Monday, November 9, 2009

A strange incident

Between my house and the shop building stands the base of an old radio aerial. The original had a top mast that was cantilevered and I removed that portion when I built the shop. But I left the base, which is quite solid and anchored in concrete. It's steel, tubular, about seven inches in diameter at the base and tapering to about four inches at the top. It is about 24' high.

Yesterday afternoon as I stood at the kitchen sink I noticed that the top of the mast was gyrating. I'd never seen this before and went out to see what was going on. The top of the mast was moving back and forth in a more or less circular movement that could not be missed.

Wind? That's what I thought, but there was no wind in the space between the house and the shop and the trees were completely still. I went out front and looked at the windmill out in the pasture. Not revolving at all. It was a dead calm.

I shall ponder on this, but right now have no explanation for it.


Crotalus said...


Miz Minka said...

Circular motion caused by tectonic plate shifting. :)

Rio Arriba said...

Plate shifting. Could be. The thing looks a little like a sun-dance pole. Ghosts?

Mark B. said...

Small earthquake, perhaps not noticable to the human senses.

That type of structure can do some strange things. I have personally witnessed -- well, okay, personally participated in -- an impromptu experiment in structural resonance phenomena. Did you know that it's perfectly possible for one person to lay over a 25-foot-tall parking lot light pole 5 inches in diameter?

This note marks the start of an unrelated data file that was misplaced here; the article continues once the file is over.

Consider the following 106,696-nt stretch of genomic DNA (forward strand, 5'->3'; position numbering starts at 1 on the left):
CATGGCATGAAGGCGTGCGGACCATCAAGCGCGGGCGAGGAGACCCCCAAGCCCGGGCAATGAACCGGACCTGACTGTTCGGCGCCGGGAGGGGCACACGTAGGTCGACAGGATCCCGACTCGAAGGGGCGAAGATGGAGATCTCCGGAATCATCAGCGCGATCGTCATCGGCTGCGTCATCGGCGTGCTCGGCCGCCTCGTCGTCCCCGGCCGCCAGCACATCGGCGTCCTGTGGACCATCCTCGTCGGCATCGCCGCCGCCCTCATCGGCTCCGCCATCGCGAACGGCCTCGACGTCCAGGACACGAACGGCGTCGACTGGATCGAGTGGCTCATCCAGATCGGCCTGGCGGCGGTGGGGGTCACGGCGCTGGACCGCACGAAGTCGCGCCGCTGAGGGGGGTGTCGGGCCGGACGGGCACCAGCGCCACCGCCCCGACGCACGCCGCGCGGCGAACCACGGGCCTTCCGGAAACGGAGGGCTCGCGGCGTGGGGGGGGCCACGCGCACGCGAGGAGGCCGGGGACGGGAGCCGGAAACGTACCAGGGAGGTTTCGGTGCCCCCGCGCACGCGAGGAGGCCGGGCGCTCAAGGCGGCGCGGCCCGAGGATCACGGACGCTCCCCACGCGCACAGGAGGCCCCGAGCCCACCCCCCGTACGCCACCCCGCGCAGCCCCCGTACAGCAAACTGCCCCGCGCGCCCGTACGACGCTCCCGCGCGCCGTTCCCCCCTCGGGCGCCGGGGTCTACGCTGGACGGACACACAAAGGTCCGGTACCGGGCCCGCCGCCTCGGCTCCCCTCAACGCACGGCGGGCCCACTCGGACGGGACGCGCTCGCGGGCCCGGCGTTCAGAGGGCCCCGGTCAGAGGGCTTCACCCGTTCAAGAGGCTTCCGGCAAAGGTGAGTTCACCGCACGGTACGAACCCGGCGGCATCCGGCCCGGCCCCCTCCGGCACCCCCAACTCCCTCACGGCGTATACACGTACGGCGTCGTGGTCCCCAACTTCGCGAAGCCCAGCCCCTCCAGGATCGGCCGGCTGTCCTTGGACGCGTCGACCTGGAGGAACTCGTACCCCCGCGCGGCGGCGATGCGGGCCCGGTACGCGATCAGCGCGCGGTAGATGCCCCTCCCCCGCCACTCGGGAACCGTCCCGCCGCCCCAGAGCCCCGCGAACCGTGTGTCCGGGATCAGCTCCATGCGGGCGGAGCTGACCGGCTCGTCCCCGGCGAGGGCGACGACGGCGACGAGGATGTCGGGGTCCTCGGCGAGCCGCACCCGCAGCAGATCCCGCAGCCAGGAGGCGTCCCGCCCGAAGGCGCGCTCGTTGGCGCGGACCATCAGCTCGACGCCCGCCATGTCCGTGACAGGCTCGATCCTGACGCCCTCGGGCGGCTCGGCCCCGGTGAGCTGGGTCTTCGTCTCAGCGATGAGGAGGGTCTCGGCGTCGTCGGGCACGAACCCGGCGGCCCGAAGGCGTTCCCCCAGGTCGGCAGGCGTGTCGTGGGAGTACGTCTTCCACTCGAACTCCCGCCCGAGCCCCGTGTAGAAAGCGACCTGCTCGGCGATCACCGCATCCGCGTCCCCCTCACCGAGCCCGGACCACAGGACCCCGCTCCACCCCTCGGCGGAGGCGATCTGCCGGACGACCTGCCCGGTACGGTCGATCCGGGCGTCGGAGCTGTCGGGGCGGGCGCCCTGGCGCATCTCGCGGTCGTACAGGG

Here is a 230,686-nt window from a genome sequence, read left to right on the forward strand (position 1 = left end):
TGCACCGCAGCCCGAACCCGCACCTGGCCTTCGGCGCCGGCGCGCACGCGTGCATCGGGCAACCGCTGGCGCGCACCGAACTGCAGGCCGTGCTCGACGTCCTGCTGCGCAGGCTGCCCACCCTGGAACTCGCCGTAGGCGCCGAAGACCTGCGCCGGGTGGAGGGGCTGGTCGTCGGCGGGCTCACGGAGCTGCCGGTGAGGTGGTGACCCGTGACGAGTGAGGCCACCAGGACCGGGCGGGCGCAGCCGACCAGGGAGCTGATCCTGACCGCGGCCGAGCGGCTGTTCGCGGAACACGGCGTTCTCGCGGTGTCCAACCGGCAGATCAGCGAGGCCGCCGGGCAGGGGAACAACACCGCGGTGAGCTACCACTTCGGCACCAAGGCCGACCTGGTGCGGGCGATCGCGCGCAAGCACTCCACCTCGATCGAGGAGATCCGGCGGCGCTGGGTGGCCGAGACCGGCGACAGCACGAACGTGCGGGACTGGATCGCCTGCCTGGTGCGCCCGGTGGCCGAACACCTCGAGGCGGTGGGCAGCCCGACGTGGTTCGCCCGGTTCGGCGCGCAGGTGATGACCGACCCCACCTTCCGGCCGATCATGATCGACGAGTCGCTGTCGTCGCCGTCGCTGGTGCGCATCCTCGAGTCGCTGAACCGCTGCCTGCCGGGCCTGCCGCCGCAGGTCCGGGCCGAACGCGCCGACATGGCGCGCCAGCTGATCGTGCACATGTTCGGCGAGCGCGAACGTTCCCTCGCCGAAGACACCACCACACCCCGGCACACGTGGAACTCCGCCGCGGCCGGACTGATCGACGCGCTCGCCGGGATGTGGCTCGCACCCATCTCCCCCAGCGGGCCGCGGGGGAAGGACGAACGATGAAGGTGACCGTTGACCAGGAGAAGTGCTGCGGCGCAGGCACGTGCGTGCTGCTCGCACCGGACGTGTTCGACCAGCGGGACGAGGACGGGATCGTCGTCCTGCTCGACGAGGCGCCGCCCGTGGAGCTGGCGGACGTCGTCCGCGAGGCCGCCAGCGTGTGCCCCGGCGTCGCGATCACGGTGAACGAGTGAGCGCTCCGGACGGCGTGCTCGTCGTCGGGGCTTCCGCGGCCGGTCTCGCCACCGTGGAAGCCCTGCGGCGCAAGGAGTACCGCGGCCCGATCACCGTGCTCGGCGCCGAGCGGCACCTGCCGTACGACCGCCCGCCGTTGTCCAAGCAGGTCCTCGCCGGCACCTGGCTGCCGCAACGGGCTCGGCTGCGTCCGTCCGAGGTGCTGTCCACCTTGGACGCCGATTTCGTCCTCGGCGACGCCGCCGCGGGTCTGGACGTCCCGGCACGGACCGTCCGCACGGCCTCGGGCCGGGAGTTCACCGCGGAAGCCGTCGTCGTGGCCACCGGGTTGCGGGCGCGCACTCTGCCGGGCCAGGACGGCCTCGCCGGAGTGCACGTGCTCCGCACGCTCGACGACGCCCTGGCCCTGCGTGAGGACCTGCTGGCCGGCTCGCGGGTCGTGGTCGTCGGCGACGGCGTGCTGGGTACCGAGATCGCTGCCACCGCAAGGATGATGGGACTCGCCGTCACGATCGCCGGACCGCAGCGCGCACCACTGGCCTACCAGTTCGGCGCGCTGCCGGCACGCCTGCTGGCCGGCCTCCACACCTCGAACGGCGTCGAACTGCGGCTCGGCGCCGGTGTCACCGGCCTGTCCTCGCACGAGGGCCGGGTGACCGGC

You just need to find the cyclical-motion "sweet spot" -- and some patience.


Anonymous said...

You need to lay off the mushrooms, they're not good for you!

Mark B. said...

Hermit, ever heard of "Galloping Gertie?" The Tacoma Narrows bridge, a suspension structure across the southern end of Puget Sound that was built in 1938-1939 and vibrated itself apart in late 1940.

The cause was aeroelastic flutter, a mechanical resonance phenomenon. Wind speed? 40 miles per hour.

Same thing, different application. In truth, my Composite Materials instructor sorta incited the incident; we were in a parking lot that was being bulldozed anyway to make space for a new campus building. And yeah, it took awhile, but it was fun proving the hypothesis.


Lorimor said...


Anonymous said...

Mark, never heard of that. Seems a logical explanation.